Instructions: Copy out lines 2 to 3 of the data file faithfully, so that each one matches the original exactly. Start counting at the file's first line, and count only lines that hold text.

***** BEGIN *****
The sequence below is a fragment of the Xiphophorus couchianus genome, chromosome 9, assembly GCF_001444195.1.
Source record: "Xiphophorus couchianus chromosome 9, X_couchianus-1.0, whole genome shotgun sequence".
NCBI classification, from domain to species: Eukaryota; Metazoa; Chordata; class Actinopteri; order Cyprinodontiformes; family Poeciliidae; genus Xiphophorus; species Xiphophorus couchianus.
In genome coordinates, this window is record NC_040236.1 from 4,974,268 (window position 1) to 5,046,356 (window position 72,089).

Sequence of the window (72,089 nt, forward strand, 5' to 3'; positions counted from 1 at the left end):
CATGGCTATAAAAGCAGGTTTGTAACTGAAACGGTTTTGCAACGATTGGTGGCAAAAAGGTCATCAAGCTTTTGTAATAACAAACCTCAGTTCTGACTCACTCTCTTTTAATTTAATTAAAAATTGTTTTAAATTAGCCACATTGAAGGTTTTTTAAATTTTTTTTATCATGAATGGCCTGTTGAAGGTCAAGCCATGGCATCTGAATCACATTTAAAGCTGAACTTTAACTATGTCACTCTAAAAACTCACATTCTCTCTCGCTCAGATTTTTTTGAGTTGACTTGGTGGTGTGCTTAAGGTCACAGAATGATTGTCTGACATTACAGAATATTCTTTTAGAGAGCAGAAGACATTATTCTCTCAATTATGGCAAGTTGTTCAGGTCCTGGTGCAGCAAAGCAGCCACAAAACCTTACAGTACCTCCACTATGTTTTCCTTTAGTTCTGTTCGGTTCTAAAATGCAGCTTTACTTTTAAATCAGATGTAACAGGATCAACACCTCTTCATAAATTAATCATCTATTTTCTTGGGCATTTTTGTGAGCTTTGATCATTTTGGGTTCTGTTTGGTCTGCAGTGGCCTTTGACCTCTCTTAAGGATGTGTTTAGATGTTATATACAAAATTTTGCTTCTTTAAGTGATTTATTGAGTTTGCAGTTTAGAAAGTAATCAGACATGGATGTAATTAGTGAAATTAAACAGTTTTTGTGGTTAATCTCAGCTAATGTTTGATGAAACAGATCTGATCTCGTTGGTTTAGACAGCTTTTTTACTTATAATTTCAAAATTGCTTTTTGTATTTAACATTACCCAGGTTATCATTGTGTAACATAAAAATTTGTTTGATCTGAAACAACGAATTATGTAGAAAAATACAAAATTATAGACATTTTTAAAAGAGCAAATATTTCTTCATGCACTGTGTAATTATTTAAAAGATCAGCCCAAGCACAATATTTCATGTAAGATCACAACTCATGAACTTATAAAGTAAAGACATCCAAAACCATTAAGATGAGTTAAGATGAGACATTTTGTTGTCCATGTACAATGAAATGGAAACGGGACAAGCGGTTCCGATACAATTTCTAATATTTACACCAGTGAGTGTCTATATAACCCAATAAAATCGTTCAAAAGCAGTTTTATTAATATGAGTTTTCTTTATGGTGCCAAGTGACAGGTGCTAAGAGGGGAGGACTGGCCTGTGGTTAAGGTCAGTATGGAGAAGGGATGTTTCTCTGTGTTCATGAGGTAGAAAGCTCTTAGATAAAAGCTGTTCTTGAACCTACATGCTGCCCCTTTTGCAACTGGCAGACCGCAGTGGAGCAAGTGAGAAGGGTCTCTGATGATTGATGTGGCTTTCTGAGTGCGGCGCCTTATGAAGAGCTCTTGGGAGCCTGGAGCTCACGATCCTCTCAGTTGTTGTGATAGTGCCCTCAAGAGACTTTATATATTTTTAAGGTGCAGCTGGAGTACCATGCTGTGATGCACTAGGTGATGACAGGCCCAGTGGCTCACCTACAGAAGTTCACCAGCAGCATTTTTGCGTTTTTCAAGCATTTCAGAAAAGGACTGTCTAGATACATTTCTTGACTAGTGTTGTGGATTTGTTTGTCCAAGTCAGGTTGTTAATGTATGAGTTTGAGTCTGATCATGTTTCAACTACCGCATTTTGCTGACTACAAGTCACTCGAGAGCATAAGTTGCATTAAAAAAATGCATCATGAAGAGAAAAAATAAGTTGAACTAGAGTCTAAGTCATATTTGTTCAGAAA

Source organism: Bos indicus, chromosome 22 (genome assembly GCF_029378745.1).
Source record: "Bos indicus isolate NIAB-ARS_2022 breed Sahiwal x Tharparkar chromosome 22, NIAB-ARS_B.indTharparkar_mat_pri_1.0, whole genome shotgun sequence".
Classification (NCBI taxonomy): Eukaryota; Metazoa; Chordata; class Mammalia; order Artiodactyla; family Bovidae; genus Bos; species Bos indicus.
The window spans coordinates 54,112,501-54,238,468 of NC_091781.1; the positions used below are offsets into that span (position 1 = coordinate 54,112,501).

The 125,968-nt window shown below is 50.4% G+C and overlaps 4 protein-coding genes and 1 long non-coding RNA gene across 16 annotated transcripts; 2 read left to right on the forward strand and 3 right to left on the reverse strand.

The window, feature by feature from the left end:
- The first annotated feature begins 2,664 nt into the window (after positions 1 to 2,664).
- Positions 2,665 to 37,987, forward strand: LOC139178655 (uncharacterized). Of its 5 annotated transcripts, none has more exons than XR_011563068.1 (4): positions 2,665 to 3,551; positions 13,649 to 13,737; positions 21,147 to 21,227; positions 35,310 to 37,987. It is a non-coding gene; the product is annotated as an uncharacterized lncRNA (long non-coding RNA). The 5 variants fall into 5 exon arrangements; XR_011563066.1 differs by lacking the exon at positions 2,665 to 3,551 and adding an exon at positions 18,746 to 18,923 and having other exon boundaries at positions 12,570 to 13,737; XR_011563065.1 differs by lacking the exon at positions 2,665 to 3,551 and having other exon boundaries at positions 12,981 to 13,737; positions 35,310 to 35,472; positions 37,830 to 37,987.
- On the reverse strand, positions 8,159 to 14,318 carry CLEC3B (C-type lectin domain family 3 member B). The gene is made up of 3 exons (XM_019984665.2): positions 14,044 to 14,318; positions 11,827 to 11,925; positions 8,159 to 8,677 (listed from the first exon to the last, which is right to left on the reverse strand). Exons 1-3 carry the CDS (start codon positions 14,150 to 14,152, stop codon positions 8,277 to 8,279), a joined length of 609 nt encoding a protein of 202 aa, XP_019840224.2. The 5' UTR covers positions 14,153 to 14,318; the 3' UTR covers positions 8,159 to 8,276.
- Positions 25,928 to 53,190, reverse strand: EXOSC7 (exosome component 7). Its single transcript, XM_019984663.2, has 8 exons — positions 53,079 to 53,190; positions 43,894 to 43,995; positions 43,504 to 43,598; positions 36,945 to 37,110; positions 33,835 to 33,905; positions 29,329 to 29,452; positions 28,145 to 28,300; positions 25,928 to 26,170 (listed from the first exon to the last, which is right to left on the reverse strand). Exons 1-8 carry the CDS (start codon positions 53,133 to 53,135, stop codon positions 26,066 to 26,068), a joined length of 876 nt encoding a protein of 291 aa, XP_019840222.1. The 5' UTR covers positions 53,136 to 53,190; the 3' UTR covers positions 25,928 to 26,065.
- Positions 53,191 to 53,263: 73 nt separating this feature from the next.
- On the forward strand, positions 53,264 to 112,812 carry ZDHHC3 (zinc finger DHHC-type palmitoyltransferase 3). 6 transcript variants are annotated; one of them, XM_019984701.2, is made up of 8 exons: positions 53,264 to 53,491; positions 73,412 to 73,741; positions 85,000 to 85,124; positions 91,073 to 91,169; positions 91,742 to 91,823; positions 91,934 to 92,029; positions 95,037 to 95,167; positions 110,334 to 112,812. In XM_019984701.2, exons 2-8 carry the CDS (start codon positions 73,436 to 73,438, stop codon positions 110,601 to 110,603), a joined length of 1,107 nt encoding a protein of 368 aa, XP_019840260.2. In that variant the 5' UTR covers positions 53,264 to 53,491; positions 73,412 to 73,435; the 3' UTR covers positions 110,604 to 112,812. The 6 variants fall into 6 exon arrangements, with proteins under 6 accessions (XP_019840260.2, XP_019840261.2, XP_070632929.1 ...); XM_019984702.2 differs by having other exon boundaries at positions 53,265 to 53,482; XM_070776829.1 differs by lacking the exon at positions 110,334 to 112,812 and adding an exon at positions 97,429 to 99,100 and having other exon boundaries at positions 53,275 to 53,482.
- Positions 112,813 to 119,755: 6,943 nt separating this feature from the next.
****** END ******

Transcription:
Source record: "Xiphophorus couchianus chromosome 9, X_couchianus-1.0, whole genome shotgun sequence".
NCBI classification, from domain to species: Eukaryota; Metazoa; Chordata; class Actinopteri; order Cyprinodontiformes; family Poeciliidae; genus Xiphophorus; species Xiphophorus couchianus.